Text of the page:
A House of God

There’s a calm that comes from a river blown breeze.  Like a chilled embrace of an unseen watcher, the breeze brings me past the crowds of gawkers and pilgrims, and sets me in the foyer of Cologne’s massive cathedral.

I dip my fingers in the blessed water, and make the sign of the cross while moving hurriedly into the church.  I kneel.  I make another sign of the cross and take a solemn seat in the stiff-backed pew, and begin to pray.  I ask for wisdom, discernment and protection.  I open my eyes, only to see more eyes…looking at me…watching me.  I have become the attraction.

A tribute

The cathedral culture is something noteworthy in itself.  Outside a person can see a man painted silver, standing still and silently on a box, hoping a tourist finds him worthy of patronage.  Later, a person could see a Dixieland band, or dancers, or any number of other performers.

But people I don’t regularly notice (or at least identify) are Catholics.  When I stop into the cathedral, I join maybe 5 people sitting in pews, looking toward the sanctuary with reverence in their eyes.  I see flashes from cameras, red lights from camcorders, and huddled groups..whispering, talking, laughing.

And then there’s me.  I kneel.  I pray.  I do what Catholics do in God’s house.  But I can’t help but feel I am ever an outcast in this place of worship.  As a kid I was nervous by so many eyes on me when I spoke or sang in front of the congregation, but I knew they were supporting me…we were, after all, all there to give God his praise.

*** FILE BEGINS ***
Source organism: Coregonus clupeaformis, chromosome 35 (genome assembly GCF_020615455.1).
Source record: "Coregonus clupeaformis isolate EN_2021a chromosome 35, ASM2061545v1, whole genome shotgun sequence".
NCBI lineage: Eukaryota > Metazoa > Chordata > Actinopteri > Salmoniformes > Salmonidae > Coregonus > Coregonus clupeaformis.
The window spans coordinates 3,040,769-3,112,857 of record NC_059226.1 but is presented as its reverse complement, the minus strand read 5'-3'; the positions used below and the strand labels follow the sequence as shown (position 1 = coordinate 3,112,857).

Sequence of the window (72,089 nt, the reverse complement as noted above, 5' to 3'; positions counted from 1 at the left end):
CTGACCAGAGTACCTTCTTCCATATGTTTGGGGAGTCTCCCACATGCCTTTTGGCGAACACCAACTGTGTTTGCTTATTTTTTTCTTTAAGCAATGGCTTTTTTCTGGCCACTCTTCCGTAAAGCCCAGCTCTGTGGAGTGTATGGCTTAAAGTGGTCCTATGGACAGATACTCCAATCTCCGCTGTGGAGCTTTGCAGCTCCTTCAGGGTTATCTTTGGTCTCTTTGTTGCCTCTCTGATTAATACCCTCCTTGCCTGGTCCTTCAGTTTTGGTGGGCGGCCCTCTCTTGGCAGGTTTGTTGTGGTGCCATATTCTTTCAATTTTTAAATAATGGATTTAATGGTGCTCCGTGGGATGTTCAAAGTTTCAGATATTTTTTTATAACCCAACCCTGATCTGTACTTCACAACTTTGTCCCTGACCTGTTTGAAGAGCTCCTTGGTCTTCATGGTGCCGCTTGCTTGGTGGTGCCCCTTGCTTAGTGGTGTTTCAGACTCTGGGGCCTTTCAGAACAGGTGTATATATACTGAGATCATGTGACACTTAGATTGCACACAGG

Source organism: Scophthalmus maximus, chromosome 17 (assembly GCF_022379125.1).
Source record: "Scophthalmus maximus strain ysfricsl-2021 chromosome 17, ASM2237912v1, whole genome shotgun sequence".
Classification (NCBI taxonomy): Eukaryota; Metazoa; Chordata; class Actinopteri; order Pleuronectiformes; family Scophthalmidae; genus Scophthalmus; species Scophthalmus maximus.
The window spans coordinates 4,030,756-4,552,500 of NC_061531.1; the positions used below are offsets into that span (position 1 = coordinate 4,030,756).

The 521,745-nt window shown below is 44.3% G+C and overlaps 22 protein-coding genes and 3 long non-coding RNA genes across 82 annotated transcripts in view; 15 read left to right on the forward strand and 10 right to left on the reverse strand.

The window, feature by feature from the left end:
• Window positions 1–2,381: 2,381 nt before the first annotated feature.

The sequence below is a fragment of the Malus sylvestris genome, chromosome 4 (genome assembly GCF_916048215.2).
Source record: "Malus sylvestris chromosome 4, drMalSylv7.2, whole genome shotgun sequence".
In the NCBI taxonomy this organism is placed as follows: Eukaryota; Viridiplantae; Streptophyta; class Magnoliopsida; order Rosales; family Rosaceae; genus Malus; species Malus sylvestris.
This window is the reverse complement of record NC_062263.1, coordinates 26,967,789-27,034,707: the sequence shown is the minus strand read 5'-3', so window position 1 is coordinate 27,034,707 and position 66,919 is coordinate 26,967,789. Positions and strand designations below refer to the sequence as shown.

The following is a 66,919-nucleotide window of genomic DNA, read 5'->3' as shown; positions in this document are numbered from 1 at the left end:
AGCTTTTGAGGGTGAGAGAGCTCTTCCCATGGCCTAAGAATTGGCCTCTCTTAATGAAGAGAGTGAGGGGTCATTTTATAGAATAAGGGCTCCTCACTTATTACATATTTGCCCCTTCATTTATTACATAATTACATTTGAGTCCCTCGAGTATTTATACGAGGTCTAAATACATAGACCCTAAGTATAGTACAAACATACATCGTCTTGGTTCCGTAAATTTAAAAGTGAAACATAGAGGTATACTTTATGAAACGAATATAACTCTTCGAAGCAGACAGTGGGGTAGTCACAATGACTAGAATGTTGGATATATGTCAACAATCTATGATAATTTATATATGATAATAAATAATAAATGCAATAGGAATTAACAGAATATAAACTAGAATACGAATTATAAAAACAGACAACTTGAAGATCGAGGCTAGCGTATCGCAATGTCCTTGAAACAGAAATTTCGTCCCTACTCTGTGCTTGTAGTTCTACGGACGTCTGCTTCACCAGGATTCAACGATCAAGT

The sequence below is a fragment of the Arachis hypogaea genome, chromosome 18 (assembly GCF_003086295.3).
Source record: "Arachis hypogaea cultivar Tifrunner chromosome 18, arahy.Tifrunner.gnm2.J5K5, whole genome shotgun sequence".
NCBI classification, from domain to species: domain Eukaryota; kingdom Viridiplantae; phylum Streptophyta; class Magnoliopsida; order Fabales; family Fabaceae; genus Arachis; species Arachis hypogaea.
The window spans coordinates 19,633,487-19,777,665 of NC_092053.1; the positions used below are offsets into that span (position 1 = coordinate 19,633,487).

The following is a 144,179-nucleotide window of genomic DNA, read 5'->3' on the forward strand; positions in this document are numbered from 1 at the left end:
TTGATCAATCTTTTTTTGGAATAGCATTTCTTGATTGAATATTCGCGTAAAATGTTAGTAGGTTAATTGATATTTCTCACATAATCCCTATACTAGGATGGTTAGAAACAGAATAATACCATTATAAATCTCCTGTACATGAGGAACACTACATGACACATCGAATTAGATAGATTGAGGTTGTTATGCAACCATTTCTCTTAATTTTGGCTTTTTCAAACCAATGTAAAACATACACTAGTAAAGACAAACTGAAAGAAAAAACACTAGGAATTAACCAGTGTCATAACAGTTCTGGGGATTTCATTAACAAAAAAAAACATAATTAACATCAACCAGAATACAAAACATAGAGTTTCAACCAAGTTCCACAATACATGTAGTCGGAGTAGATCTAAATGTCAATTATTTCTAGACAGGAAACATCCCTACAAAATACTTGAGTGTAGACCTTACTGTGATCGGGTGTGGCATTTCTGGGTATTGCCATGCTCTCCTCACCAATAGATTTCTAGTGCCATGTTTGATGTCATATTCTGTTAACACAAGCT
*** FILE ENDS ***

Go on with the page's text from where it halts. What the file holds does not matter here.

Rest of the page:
Cologne's site
Gothic and unique

But I can’t say that now.  I don’t know if all of us in the cathedral are giving praise.  I would hope so…but I don’t know.

Cologne’s cathedral took 632 years to build, and its accomplishments are many.  Its towers stand rooted in the landscape like the ancient redwoods of California’s north.  Its stained glass is plentiful and beautiful.  And its treasury holds relics and riches, like the bones and clothing of the Three Kings.

But if one strips away the vaulted ceilings, and gothic architecture; if one looks beyond the relics and golden chests; there is one thing left: a house of God.  And the most important piece of a house of God, is in fact God himself.

By night
A golden cross glows faintly.

I say to myself “Amen” and stand.  I kneel once more toward the tabernacle, and move quickly toward the exit.  I again take holy water, and make the sign of the cross.  I pass the groups of homeless beggars outside the cathedral’s exits holding wilting paper cups filled with Kleingeld–small money–and I have to think…why am I the attraction?  There is much more we should be seeing.


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